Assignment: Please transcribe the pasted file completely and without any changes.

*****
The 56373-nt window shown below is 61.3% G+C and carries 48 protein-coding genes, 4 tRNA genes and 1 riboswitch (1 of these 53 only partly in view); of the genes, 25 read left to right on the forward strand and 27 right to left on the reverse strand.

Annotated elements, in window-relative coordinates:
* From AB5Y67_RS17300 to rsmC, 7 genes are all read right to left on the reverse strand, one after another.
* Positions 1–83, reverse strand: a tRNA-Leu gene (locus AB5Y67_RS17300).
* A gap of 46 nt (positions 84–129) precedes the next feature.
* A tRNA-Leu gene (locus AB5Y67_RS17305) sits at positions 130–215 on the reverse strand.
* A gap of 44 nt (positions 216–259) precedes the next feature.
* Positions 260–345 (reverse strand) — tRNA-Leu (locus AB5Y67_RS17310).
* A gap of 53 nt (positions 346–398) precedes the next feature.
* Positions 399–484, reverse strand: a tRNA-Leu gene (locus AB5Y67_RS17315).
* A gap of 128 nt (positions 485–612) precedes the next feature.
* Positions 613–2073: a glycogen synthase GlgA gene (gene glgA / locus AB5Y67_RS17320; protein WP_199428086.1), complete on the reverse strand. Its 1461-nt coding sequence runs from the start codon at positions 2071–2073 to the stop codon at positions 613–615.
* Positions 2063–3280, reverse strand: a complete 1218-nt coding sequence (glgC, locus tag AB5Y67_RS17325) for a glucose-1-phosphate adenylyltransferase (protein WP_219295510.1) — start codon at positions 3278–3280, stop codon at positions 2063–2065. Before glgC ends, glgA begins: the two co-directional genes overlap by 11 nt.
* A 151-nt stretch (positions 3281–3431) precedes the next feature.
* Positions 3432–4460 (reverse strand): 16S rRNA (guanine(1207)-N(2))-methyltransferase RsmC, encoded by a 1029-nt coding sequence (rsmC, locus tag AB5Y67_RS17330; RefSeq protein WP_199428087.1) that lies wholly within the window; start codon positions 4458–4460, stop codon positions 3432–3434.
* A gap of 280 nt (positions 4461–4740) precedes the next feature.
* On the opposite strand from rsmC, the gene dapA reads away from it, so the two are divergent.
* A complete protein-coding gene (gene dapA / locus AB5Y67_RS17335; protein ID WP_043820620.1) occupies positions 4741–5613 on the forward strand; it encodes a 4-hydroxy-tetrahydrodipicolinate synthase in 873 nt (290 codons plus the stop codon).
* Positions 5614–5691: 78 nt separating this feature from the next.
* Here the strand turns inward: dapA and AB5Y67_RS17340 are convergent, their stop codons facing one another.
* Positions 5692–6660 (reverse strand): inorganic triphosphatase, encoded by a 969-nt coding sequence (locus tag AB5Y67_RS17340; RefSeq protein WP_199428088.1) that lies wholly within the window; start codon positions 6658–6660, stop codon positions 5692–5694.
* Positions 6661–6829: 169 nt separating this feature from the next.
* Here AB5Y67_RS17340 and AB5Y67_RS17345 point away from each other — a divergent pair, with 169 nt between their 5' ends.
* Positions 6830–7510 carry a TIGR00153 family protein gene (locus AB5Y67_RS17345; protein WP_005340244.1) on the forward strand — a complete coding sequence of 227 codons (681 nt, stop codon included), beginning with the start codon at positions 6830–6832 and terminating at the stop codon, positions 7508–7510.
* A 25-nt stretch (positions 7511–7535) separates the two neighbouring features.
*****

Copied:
The 56373-nt window shown below is 61.3% G+C and carries 48 protein-coding genes, 4 tRNA genes and 1 riboswitch (1 of these 53 only partly in view); of the genes, 25 read left to right on the forward strand and 27 right to left on the reverse strand.

Annotated elements, in window-relative coordinates:
* From AB5Y67_RS17300 to rsmC, 7 genes are all read right to left on the reverse strand, one after another.
* Positions 1–83, reverse strand: a tRNA-Leu gene (locus AB5Y67_RS17300).
* A gap of 46 nt (positions 84–129) precedes the next feature.
* A tRNA-Leu gene (locus AB5Y67_RS17305) sits at positions 130–215 on the reverse strand.
* A gap of 44 nt (positions 216–259) precedes the next feature.
* Positions 260–345 (reverse strand) — tRNA-Leu (locus AB5Y67_RS17310).
* A gap of 53 nt (positions 346–398) precedes the next feature.
* Positions 399–484, reverse strand: a tRNA-Leu gene (locus AB5Y67_RS17315).
* A gap of 128 nt (positions 485–612) precedes the next feature.
* Positions 613–2073: a glycogen synthase GlgA gene (gene glgA / locus AB5Y67_RS17320; protein WP_199428086.1), complete on the reverse strand. Its 1461-nt coding sequence runs from the start codon at positions 2071–2073 to the stop codon at positions 613–615.
* Positions 2063–3280, reverse strand: a complete 1218-nt coding sequence (glgC, locus tag AB5Y67_RS17325) for a glucose-1-phosphate adenylyltransferase (protein WP_219295510.1) — start codon at positions 3278–3280, stop codon at positions 2063–2065. Before glgC ends, glgA begins: the two co-directional genes overlap by 11 nt.
* A 151-nt stretch (positions 3281–3431) precedes the next feature.
* Positions 3432–4460 (reverse strand): 16S rRNA (guanine(1207)-N(2))-methyltransferase RsmC, encoded by a 1029-nt coding sequence (rsmC, locus tag AB5Y67_RS17330; RefSeq protein WP_199428087.1) that lies wholly within the window; start codon positions 4458–4460, stop codon positions 3432–3434.
* A gap of 280 nt (positions 4461–4740) precedes the next feature.
* On the opposite strand from rsmC, the gene dapA reads away from it, so the two are divergent.
* A complete protein-coding gene (gene dapA / locus AB5Y67_RS17335; protein ID WP_043820620.1) occupies positions 4741–5613 on the forward strand; it encodes a 4-hydroxy-tetrahydrodipicolinate synthase in 873 nt (290 codons plus the stop codon).
* Positions 5614–5691: 78 nt separating this feature from the next.
* Here the strand turns inward: dapA and AB5Y67_RS17340 are convergent, their stop codons facing one another.
* Positions 5692–6660 (reverse strand): inorganic triphosphatase, encoded by a 969-nt coding sequence (locus tag AB5Y67_RS17340; RefSeq protein WP_199428088.1) that lies wholly within the window; start codon positions 6658–6660, stop codon positions 5692–5694.
* Positions 6661–6829: 169 nt separating this feature from the next.
* Here AB5Y67_RS17340 and AB5Y67_RS17345 point away from each other — a divergent pair, with 169 nt between their 5' ends.
* Positions 6830–7510 carry a TIGR00153 family protein gene (locus AB5Y67_RS17345; protein WP_005340244.1) on the forward strand — a complete coding sequence of 227 codons (681 nt, stop codon included), beginning with the start codon at positions 6830–6832 and terminating at the stop codon, positions 7508–7510.
* A 25-nt stretch (positions 7511–7535) separates the two neighbouring features.